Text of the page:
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Word of the Day
Sunday, June 29, 2008

Definitions for interpolate

  1. To alter or corrupt (as a book or text) by the insertion of new or foreign matter.
  2. To insert (material) into a text or conversation.
  3. To insert between other elements or parts.

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Citations for interpolate
Twenty years earlier, Rodgers was not so pleased when, at the request of the star Belle Baker, Berlin had written a song for her to interpolate into an otherwise all-Rodgers-and-Hart score for the Broadway musical "Betsy." Richard Corliss, Time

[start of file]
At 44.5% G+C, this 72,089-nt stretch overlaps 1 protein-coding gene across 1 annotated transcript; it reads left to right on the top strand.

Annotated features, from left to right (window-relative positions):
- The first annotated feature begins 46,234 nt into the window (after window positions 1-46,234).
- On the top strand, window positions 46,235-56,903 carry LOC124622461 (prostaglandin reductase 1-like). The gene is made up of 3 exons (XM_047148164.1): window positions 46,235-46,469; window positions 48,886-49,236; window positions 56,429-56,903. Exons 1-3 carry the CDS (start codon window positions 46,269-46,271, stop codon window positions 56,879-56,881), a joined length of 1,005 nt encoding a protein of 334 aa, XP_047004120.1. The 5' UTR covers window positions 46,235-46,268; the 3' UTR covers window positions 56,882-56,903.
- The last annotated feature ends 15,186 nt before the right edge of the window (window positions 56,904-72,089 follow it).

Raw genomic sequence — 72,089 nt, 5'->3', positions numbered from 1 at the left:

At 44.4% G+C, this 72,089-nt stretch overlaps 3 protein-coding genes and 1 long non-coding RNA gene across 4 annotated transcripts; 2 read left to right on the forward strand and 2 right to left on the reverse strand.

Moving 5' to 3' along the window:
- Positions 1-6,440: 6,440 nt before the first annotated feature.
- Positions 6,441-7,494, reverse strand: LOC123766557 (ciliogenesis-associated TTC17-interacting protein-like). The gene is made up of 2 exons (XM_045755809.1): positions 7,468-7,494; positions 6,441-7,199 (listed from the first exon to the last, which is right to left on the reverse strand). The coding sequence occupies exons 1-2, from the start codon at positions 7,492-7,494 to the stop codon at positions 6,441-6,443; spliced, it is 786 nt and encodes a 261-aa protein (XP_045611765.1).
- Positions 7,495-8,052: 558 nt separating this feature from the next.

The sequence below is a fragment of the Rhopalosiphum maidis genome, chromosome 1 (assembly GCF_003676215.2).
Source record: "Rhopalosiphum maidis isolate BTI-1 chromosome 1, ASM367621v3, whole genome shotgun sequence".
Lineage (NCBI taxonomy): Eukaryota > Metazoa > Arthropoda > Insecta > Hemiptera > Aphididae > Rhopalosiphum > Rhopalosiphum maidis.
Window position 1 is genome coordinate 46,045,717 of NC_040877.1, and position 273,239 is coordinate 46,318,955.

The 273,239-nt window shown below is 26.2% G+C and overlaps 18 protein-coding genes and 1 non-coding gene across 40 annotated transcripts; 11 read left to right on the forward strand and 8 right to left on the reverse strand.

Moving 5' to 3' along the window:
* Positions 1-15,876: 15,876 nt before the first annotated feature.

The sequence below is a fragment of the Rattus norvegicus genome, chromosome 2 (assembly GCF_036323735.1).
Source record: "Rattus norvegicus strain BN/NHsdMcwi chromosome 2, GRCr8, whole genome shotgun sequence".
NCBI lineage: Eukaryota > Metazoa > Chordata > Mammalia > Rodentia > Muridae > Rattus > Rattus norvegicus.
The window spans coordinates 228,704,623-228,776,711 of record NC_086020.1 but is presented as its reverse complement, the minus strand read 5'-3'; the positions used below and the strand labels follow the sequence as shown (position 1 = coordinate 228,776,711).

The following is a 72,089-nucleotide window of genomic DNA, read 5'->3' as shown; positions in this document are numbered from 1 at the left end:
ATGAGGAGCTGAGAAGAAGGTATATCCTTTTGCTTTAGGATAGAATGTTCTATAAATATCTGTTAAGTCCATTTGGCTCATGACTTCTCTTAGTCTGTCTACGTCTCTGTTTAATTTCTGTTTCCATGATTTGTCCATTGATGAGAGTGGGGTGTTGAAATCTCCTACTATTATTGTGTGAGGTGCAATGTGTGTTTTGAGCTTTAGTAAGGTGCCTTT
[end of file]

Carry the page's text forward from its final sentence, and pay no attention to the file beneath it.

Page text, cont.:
The staging is by Peter Konwitschny, one of Germany's most progressive directors, and the controversy derives from his decision to interpolate an on-stage disruption that breaks the score at a crucial moment and leads to an additional scene of dialogue. Tim Ashley, The Guardian
Origin of interpolate
Interpolate comes from the past participle of Latin interpolare, "to polish up, to furbish, to vamp up; hence to falsify," from inter-, "between" + polire, "to polish."
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